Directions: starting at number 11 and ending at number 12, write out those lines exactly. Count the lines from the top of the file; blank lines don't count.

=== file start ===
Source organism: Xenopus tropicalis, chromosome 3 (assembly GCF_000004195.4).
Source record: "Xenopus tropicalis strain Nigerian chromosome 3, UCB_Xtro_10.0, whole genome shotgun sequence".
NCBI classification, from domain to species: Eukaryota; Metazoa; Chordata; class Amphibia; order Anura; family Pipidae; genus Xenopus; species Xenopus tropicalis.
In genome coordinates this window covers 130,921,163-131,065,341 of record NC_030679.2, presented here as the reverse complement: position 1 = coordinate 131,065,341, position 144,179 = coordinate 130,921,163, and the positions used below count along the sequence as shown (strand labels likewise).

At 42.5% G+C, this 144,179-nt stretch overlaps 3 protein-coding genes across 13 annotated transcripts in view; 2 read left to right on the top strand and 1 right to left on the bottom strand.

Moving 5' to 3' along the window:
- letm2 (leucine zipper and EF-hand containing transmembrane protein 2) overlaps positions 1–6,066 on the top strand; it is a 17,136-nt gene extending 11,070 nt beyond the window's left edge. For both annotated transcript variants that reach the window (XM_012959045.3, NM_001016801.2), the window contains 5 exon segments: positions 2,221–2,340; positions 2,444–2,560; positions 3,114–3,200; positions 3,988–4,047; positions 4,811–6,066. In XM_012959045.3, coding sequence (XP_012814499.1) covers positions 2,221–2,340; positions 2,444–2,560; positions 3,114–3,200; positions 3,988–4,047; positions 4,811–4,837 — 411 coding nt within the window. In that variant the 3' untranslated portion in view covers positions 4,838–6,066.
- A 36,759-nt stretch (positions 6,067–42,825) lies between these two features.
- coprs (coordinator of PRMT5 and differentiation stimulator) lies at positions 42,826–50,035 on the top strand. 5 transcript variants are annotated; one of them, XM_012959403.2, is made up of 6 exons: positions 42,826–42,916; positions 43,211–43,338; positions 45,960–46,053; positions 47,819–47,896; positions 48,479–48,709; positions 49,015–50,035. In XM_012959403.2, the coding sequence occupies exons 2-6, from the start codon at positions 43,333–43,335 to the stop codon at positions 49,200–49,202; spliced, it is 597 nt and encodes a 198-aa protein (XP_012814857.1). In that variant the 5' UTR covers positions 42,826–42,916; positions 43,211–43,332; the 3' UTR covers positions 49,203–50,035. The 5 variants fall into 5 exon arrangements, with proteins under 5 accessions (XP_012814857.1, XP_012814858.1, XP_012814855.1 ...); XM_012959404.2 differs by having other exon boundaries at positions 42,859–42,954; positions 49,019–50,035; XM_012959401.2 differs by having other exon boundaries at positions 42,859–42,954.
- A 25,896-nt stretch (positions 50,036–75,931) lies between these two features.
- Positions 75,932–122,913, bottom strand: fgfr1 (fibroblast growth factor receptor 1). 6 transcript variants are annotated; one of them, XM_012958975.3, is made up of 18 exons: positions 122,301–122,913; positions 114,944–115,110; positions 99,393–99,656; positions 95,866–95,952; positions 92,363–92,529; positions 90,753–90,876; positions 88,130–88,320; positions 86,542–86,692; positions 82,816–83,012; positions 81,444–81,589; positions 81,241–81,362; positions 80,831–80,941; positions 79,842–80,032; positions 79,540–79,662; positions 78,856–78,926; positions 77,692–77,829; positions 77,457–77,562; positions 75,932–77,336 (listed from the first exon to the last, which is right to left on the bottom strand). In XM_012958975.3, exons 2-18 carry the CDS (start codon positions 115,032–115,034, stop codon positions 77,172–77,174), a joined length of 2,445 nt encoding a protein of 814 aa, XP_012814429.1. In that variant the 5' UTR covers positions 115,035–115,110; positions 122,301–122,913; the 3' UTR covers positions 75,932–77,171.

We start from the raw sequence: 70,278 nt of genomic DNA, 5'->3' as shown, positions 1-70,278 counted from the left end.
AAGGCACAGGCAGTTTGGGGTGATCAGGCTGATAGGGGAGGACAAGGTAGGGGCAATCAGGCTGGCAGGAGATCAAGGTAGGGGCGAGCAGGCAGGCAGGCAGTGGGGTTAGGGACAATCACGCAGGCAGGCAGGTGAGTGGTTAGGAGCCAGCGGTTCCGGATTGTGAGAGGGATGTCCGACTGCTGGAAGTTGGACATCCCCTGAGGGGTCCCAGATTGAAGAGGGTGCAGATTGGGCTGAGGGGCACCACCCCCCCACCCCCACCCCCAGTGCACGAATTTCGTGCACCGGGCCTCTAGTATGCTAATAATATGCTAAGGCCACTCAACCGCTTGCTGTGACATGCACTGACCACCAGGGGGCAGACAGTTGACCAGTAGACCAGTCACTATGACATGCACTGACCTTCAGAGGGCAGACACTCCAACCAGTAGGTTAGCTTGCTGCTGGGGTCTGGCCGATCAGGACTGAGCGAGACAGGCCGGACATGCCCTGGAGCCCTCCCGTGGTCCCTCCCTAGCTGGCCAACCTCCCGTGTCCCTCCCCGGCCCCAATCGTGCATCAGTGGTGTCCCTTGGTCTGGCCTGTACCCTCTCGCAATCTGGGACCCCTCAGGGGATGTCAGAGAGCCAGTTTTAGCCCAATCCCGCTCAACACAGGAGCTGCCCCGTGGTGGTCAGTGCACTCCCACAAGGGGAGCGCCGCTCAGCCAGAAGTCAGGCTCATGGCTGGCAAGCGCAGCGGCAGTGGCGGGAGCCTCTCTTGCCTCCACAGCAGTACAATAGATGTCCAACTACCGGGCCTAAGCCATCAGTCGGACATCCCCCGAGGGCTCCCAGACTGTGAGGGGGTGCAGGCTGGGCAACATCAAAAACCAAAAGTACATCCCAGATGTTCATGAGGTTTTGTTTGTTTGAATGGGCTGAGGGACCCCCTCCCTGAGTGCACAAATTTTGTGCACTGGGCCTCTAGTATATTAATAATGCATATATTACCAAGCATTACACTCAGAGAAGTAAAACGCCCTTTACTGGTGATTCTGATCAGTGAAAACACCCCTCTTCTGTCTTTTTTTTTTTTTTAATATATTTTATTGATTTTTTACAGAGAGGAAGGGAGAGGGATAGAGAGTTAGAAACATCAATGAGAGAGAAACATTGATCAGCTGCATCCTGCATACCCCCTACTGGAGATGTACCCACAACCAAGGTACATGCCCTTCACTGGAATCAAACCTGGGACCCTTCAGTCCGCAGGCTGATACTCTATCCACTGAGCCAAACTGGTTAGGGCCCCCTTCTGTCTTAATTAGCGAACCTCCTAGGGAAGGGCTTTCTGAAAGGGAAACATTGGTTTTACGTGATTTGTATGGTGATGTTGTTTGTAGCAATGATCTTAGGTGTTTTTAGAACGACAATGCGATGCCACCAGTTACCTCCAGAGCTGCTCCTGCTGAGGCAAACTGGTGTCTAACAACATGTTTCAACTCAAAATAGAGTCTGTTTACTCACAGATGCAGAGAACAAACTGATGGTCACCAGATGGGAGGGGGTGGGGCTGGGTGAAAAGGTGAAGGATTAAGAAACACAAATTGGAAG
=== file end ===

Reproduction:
- Positions 75,932–122,913, bottom strand: fgfr1 (fibroblast growth factor receptor 1). 6 transcript variants are annotated; one of them, XM_012958975.3, is made up of 18 exons: positions 122,301–122,913; positions 114,944–115,110; positions 99,393–99,656; positions 95,866–95,952; positions 92,363–92,529; positions 90,753–90,876; positions 88,130–88,320; positions 86,542–86,692; positions 82,816–83,012; positions 81,444–81,589; positions 81,241–81,362; positions 80,831–80,941; positions 79,842–80,032; positions 79,540–79,662; positions 78,856–78,926; positions 77,692–77,829; positions 77,457–77,562; positions 75,932–77,336 (listed from the first exon to the last, which is right to left on the bottom strand). In XM_012958975.3, exons 2-18 carry the CDS (start codon positions 115,032–115,034, stop codon positions 77,172–77,174), a joined length of 2,445 nt encoding a protein of 814 aa, XP_012814429.1. In that variant the 5' UTR covers positions 115,035–115,110; positions 122,301–122,913; the 3' UTR covers positions 75,932–77,171.

We start from the raw sequence: 70,278 nt of genomic DNA, 5'->3' as shown, positions 1-70,278 counted from the left end.